Here is a prime example.  Before I was a full time commercial real estate broker, I worked directly as the Director of Leasing and Property Management for a large landlord who owned more than 50 commercial buildings. There were many different types of commercial buildings -usually office, retail or industrial spaces.  Before I accepted this job position, I found out that the local brokers whom I knew well and worked with closely did not like working with this landlord -my new employer.  So, I convinced the landlord to let me leverage my relationships with the brokerage community for 6 months to see if it made a difference in our leasing.  Guess what?  In my first year, I negotiated and completed over 125 commercial leases!  This was more than double the number of commercial leases than anyone else that had the job before me.

Another example is when I had just finished acting as an expert witness where I had to go into court and testify that the landlord had ripped off a tenant for over 15 years.  This included millions of dollars related to the tenant’s share of NNN/operating expenses.  Our side won the case.  But the landlord didn’t just lose this case and have to pay my client back for millions of dollars, he also lost the trust of my client going forward and the trust of the other tenants, brokers, attorneys, other people in the community, and so many more.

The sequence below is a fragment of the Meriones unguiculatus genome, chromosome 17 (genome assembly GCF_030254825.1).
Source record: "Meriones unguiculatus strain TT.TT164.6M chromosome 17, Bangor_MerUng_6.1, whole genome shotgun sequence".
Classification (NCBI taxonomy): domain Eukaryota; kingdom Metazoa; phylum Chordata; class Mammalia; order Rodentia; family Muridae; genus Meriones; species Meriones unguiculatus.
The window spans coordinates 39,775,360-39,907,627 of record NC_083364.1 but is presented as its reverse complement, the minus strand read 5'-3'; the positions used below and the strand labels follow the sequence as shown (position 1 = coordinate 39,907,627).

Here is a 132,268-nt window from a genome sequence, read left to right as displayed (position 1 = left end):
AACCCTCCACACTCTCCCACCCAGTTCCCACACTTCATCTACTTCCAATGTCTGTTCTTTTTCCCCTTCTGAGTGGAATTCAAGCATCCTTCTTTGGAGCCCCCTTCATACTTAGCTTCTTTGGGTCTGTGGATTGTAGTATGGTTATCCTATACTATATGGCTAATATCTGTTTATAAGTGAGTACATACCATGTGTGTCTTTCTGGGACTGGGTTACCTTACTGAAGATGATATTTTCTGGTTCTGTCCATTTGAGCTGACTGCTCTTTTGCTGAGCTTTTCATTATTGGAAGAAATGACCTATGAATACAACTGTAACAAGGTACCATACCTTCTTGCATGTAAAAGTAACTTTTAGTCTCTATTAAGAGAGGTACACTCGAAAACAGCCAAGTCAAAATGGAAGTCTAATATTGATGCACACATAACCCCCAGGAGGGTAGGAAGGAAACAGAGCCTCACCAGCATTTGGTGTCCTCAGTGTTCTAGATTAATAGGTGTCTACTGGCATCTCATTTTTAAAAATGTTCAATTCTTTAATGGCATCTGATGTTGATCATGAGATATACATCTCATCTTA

Think about it Mr. Landlord.  If you treat your tenants poorly, and try to cheat them on their share of their operating expenses or add expenses that aren’t reasonable (even though maybe legally allowed), you are going to have poor relationships moving forward. If you don’t care about their business and working with them in ways to help them do better, have an unfair lease, or don’t check in with them regularly on how they like being a tenant and how they are doing, etc. -then your landlord reputation will hurt your leasing.  People talk.  And they will talk about you not being a good landlord.